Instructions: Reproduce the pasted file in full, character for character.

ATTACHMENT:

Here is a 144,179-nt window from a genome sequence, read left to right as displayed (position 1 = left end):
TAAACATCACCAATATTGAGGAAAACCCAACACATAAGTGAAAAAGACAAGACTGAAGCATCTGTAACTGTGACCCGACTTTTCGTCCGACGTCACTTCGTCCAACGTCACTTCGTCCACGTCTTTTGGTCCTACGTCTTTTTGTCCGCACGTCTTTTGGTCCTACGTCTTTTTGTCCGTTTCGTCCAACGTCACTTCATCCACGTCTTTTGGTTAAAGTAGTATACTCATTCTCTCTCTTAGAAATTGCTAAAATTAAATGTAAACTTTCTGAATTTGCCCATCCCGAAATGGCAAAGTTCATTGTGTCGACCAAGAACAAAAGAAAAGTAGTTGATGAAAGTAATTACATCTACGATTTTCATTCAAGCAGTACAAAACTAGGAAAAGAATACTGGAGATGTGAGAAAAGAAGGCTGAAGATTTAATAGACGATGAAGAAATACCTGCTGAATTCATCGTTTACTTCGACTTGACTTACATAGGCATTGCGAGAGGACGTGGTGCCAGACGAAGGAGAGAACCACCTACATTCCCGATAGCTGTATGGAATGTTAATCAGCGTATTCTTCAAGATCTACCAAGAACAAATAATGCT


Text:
Here is a 144,179-nt window from a genome sequence, read left to right as displayed (position 1 = left end):
TAAACATCACCAATATTGAGGAAAACCCAACACATAAGTGAAAAAGACAAGACTGAAGCATCTGTAACTGTGACCCGACTTTTCGTCCGACGTCACTTCGTCCAACGTCACTTCGTCCACGTCTTTTGGTCCTACGTCTTTTTGTCCGCACGTCTTTTGGTCCTACGTCTTTTTGTCCGTTTCGTCCAACGTCACTTCATCCACGTCTTTTGGTTAAAGTAGTATACTCATTCTCTCTCTTAGAAATTGCTAAAATTAAATGTAAACTTTCTGAATTTGCCCATCCCGAAATGGCAAAGTTCATTGTGTCGACCAAGAACAAAAGAAAAGTAGTTGATGAAAGTAATTACATCTACGATTTTCATTCAAGCAGTACAAAACTAGGAAAAGAATACTGGAGATGTGAGAAAAGAAGGCTGAAGATTTAATAGACGATGAAGAAATACCTGCTGAATTCATCGTTTACTTCGACTTGACTTACATAGGCATTGCGAGAGGACGTGGTGCCAGACGAAGGAGAGAACCACCTACATTCCCGATAGCTGTATGGAATGTTAATCAGCGTATTCTTCAAGATCTACCAAGAACAAATAATGCT